Trained by Kripananda Variar, Desa.Mangayark-karasi's lectures stress on women empowerment.
Torchbearers of a great tradition
It was a bit difficult to locate her house in Virugambakkam but the stress vanished after getting a treat of Tamil in Madurai dialect. The narration was like a stream meandering down the hill to the plains and it was no different from her live programmes at temples and on TV. Desa.Mangayarkkarasi, a well-known orator of religious literature in Tamil, shares her experiences.
“Although my parents and their ancestors were from Thanjavur district, my father Devi Shanmugam, a drama actor and a playwright, shifted base to Madurai as most of his professional assignments were there. Since I was born there, I can call myself a typical Madurai girl,” begins young Desa.Mangayarkkarasi with a smile.
Her exposure to Tirukkural began at the tender age of three even before she learnt Tamil. Mangayarkkarasi attributes this to the fact that her mother Bakkiyalakshmi had written the script for the play, ‘Tiruvalluvar' as dictated by her father when she had conceived her.
“I believe the knowledge was passed on through the umbilical cord. As a child, every night before going to sleep I was taught 10 Tirukkurals which was followed up again the next morning. After a few days, I had to recite them, the incentive being a chocolate. Thanks to the effort of my parents, I could spout any of the 1330 Tirukkurals by the time I was six. The foundation was laid for my career as an orator.”
Her father was a great admirer of Kirupananda Variar and would never miss any of his programmes in and around Madurai. It was Variar Swami who gave her this name. Taking Mangayarkkarasi along with him to Variar's discourses was his habit. Variar normally attracted audience of all ages. “I too was captivated by his declamation and always longed to listen to him. My father always seated me besides Variar Swami on stage and that exposure was tremendous. More than reading, what I listened to got embedded in my memory easily. It was during his discourse on Ramayanam at the Aadi Veedhi, Madurai, where thousands had turned up that he announced, “All along you have seen Madurai Meenakshi in the temple. Today, you will be able to see her speak,” and asked me to speak. It was an impromptu arangetram. I never expected it. All that I knew at that time was Tiruvalluvar and Tirukkural. Seeing a six-year old talk undaunted on stage sent the crowd into raptures.”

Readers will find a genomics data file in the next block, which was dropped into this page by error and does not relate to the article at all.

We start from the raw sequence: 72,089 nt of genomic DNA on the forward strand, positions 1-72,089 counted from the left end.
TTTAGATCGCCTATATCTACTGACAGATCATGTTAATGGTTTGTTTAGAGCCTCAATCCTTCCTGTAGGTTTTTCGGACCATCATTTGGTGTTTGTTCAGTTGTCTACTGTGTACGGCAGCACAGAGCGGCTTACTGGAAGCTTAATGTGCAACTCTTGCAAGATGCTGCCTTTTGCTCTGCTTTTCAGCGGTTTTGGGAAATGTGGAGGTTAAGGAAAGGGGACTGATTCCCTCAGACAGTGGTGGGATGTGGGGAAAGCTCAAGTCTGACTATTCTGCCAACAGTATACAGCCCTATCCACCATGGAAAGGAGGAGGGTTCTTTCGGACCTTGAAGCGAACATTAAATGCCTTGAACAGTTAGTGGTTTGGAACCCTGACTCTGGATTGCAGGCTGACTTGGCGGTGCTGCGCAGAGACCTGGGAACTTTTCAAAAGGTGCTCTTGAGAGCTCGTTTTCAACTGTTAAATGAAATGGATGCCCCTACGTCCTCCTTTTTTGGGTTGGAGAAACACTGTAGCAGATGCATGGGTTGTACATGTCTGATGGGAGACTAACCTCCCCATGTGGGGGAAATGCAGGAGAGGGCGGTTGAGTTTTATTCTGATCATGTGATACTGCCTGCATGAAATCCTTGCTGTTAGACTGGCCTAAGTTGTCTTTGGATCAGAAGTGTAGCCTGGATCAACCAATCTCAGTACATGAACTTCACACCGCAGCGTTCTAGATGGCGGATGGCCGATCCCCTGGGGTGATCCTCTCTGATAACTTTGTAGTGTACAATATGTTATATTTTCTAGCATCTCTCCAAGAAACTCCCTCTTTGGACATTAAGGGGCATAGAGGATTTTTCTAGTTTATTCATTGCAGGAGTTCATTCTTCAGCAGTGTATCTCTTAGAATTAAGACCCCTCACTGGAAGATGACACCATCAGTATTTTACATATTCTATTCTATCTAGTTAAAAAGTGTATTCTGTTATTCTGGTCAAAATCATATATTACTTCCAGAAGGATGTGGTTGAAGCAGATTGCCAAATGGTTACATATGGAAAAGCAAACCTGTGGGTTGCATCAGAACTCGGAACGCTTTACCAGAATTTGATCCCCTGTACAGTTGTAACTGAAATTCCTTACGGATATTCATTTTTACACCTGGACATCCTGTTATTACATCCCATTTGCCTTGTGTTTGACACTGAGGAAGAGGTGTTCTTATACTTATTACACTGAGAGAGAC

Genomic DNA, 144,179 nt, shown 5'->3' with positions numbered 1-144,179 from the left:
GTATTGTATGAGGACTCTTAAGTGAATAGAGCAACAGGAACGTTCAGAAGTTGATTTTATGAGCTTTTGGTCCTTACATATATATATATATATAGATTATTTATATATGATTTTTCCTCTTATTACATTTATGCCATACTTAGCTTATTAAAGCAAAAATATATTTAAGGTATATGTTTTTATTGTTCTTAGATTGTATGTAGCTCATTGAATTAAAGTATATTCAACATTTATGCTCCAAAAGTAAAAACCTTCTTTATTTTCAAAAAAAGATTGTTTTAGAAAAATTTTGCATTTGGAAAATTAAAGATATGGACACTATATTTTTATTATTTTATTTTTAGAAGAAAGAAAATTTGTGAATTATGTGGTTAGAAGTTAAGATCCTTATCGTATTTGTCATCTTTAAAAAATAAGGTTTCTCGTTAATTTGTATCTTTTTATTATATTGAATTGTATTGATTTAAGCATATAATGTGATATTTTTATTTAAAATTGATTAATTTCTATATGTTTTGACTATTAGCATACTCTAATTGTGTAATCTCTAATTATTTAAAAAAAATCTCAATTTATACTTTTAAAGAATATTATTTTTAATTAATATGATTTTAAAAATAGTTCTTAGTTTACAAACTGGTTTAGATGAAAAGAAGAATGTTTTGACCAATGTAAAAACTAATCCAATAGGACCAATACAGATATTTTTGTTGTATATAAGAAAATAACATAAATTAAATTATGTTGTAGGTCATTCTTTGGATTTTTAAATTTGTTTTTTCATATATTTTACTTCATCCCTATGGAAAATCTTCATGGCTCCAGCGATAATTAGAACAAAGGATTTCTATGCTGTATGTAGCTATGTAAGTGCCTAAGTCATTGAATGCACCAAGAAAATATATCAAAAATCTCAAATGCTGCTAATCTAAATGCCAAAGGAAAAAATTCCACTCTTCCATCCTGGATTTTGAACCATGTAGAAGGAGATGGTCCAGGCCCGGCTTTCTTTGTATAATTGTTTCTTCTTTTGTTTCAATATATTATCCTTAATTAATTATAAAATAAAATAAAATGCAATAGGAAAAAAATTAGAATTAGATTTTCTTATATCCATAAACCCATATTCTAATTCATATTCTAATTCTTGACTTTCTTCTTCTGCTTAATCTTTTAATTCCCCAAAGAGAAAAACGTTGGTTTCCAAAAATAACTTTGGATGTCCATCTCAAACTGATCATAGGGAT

Desa. Mangayarkkarasi grasped the nuances of Kamba Ramayanam, Villi Bharatham and Kanda Puranam gradually from Variar Swami. Soon she became popular in Madurai and its surroundings, for Variar gave her enough opportunities to speak at his discourses.
Till date she follows Variar Swami's advice like any faithful student. ‘Never under estimate your audience. Learn to respect the stage. Words of literature should flow from memory without referring to books on stage.'
“I adopt different styles to suit the broad spectrum of tastes of the audience but never compromise on content.” How did she manage her studies? “Initially my father planned all my lectures only during weekends and as I grew up lectures had to be given over a week on subjects such as Ramayanam. The school authorities went out of the way in permitting me to take exams to suit my dates. Sister Soosai Mary encouraged me a lot. My teacher Stella Mary also was a great source of strength. This went on till I finished my middle school.” Finding it difficult to continue, Mangayarkkarasi dropped out of school and went on to complete school privately.
Although she started giving lectures independently, she continued to be part of Variar Sawmi's lectures. “The virtual on the job training, that too from a person who had mastered the art was really fruitful in that it increased my self confidence” she asserts. After Variar's passing away, it was her parents who helped her as both were well versed in Tamil literature. “After all we exist because of rasikas. I take utmost care in presenting myself even off stage. Following Variar Swami's advice to practise what you preach, I am a strict vegetarian and I never sip water during discourses. I have learnt to take both encomiums and criticisms alike.”
To keep abreast of happenings around, reading newspapers and magazines is part of her routine. This apart, she reads religious texts which help her to clear doubts of rasikas who throng the dais after her performances.
The toughest subject? “Undoubtedly Kanda Puranam,” she replies. “Of the eighteen Puranas it has got the maximum number of granthas. A treasure it is, you will find a new concept every time you read it.” Equal is her passion for Kamba Ramayanam and Villi Bharatham, and she passes on the information about how Arunagirinadhar asked Viliiputhurar to translate Vyasa Bharatham in Tamil after he had lost of a battle of wits in Tamil with him. She holds Arunagirinathar and his Tiruppugazh in great veneration. “He did not have any formal education in Tamil, yet where it did it come from? I believe it is the Divine Blessings.”
Her lectures stress on women empowerment. She seamlessly blends these topics in her lecture and says, “Planting as many trees as possible will benefit the future generation.” Her concern is genuine. Her husband, a software engineer, is a great support. She revers Madura Travels' V.K.T. Balan who arranged her maiden trip to Sri Lanka by merely listening to her audio cassette when she was just 13. Ever since, she has been regularly travelling to many countries where people are eager to know more about the treasures of Tamil literature. Desa.Mangayarkkarasi wants the youth to preserve the art for posterity.
A monthly column on those who have kept the art of storytelling alive